Mentions: No significant relationships were found between SIRT3 tumour expression levels and patient survival and/or disease recurrence in the full patient cohort (n = 77). As SIRT3 has a direct role in regulating cellular metabolism, it was deemed appropriate to stratify patients according to their chemotherapy status, as metabolism and chemotherapy efficacy may be linked. It was noted that 43.1% (22/51) of patients who expressed low levels of SIRT3 and 56.8% (29/51) of patients who expressed high levels of SIRT3 did not receive chemotherapy. This stratified analysis revealed a significant survival difference between low and high SIRT3 cytoplasmic expression in those patients who did not receive chemotherapy (Fig 3). Patients presenting with low levels of cytoplasmic SIRT3 in their tumour had a significantly shorter time to recurrence than those with high levels of cytoplasmic SIRT3 (p = 0.05, mean recurrence time 11.8 vs 30.7 months, Fig 3A). Low levels of cytoplasmic SIRT3 were associated with a 1.95 times greater risk of earlier relapse (HR = 1.95 (0.98–3.84) p = 0.054). Multivariate analysis revealed that cytoplasmic SIRT3 (p = 0.062), lymph node status (p = 0.008) and tumour differentiation (p = 0.041) were independent of tumour stage and grade, in influencing disease-free survival. Furthermore, cytoplasmic SIRT3 also had a significant impact on disease-specific survival in patients not receiving chemotherapy; low levels of SIRT3 were associated with a shorter time to death (p = 0.014, mean survival 14.6 vs 34.7 months, Fig 3B). Patients with low levels of SIRT3 were 2.23 times more likely to die earlier than those with high levels of SIRT3 (HR = 2.23 (1.15–4.29), p = 0.016). Multivariate cox-regression analysis revealed that cytoplasmic SIRT3 (p = 0.02), lymph node status (p = 0.006) and tumour differentiation (p = 0.006) were independent of tumour grade and size, in influencing disease-specific survival. No significant difference in outcome (disease-free or disease-specific) in terms of SIRT3 expression was observed for those patients receiving chemotherapy (Fig 3C and 3D).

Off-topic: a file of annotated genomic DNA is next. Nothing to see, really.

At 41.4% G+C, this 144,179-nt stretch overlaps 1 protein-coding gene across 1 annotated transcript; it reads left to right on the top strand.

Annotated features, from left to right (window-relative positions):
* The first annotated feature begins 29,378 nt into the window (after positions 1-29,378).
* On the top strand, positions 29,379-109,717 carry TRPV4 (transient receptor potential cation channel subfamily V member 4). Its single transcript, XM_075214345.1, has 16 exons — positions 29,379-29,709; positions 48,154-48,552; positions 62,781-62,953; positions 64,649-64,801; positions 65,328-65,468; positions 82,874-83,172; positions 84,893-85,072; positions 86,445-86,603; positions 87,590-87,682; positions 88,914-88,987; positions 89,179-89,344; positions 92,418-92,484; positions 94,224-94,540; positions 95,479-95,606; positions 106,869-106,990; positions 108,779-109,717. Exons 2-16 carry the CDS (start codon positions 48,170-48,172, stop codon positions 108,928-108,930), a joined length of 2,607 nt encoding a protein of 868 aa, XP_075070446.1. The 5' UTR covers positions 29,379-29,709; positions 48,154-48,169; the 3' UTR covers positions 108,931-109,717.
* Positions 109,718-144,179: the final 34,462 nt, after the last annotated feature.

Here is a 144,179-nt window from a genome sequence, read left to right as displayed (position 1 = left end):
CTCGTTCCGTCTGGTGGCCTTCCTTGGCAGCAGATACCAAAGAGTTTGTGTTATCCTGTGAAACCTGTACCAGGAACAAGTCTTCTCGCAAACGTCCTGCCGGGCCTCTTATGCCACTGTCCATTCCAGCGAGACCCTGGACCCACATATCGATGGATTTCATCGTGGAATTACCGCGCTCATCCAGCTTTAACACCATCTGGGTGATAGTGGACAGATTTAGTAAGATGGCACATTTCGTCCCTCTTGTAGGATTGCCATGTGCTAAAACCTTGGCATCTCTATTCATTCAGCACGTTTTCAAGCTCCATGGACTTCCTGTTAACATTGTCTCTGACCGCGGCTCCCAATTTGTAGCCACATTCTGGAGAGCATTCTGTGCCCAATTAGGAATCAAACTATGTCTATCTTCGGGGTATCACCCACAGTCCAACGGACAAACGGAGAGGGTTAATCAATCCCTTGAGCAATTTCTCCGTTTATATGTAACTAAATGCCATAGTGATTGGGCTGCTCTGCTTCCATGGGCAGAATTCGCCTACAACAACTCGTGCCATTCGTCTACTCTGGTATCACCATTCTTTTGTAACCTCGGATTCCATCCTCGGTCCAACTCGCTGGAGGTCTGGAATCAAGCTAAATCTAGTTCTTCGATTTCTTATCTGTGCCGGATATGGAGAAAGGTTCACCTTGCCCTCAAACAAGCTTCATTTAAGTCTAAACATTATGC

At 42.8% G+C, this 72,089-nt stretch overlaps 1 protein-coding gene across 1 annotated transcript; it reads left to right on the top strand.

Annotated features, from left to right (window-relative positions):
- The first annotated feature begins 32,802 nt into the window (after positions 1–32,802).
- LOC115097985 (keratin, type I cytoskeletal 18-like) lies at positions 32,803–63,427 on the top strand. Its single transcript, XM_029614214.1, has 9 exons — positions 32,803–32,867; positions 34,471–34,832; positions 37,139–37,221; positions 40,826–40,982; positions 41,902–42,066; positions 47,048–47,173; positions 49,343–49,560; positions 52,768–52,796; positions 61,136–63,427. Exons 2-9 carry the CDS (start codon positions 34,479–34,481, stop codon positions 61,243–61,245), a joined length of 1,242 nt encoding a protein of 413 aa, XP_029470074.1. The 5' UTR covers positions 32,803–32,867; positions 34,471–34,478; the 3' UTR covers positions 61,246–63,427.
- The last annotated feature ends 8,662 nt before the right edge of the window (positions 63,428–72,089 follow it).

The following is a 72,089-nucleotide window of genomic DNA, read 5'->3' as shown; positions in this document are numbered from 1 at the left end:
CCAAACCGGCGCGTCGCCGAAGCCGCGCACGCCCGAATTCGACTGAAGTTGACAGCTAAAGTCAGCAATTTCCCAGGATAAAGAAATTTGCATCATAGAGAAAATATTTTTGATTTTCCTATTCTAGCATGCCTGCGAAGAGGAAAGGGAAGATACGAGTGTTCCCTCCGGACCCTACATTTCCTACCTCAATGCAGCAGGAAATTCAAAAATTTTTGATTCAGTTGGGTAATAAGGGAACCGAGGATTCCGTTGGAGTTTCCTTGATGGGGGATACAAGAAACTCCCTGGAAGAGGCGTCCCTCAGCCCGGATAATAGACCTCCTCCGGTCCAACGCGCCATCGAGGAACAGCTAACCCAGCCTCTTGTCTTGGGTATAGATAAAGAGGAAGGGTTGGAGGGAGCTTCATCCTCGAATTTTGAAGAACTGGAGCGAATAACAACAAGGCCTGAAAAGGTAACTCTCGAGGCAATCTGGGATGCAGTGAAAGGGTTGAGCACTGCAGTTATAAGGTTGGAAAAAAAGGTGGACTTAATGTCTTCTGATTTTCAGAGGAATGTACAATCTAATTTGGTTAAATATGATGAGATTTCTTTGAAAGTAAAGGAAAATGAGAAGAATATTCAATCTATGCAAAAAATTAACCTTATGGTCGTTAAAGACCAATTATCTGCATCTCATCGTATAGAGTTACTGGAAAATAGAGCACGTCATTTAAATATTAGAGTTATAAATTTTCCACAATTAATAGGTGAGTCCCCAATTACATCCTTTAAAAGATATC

Bottom Line: Statistical analyses determined if SIRT1-7 protein expression was associated with clinical parameters or outcome.Two sirtuin family members demonstrated significant associations with clinico-pathological parameters and patient outcome.Low levels of nuclear SIRT7 expression were also associated with an aggressive tumour phenotype and poorer outcome, as measured by disease-free and disease-specific survival time, 12 months post-diagnosis.

View Article: PubMed Central - PubMed

Affiliation: Institute of Cancer Sciences, University of Glasgow, Glasgow, United Kingdom.

ABSTRACT

Purpose: The sirtuin gene family has been linked with tumourigenesis, in both a tumour promoter and suppressor capacity. Information regarding the function of sirtuins in pancreatic cancer is sparse and equivocal. We undertook a novel study investigating SIRT1-7 protein expression in a cohort of pancreatic tumours. The aim of this study was to establish a protein expression profile for SIRT1-7 in pancreatic ductal adenocarcinomas (PDAC) and to determine if there were associations between SIRT1-7 expression, clinico-pathological parameters and patient outcome.

Material and methods: Immunohistochemical analysis of SIRT1-7 protein levels was undertaken in a tissue micro-array comprising 77 resected PDACs. Statistical analyses determined if SIRT1-7 protein expression was associated with clinical parameters or outcome.

Results: Two sirtuin family members demonstrated significant associations with clinico-pathological parameters and patient outcome. Low level SIRT3 expression in the tumour cytoplasm correlated with more aggressive tumours, and a shorter time to relapse and death, in the absence of chemotherapeutic intervention. Low levels of nuclear SIRT7 expression were also associated with an aggressive tumour phenotype and poorer outcome, as measured by disease-free and disease-specific survival time, 12 months post-diagnosis.

Conclusions: Our data suggests that SIRT3 and SIRT7 possess tumour suppressor properties in the context of pancreatic cancer. SIRT3 may also represent a novel predictive biomarker to determine which patients may or may not respond to chemotherapy. This study opens up an interesting avenue of investigation to potentially identify predictive biomarkers and novel therapeutic targets for pancreatic cancer, a disease that has seen no significant improvement in survival over the past 40 years.

No MeSH data available.


Related in: MedlinePlus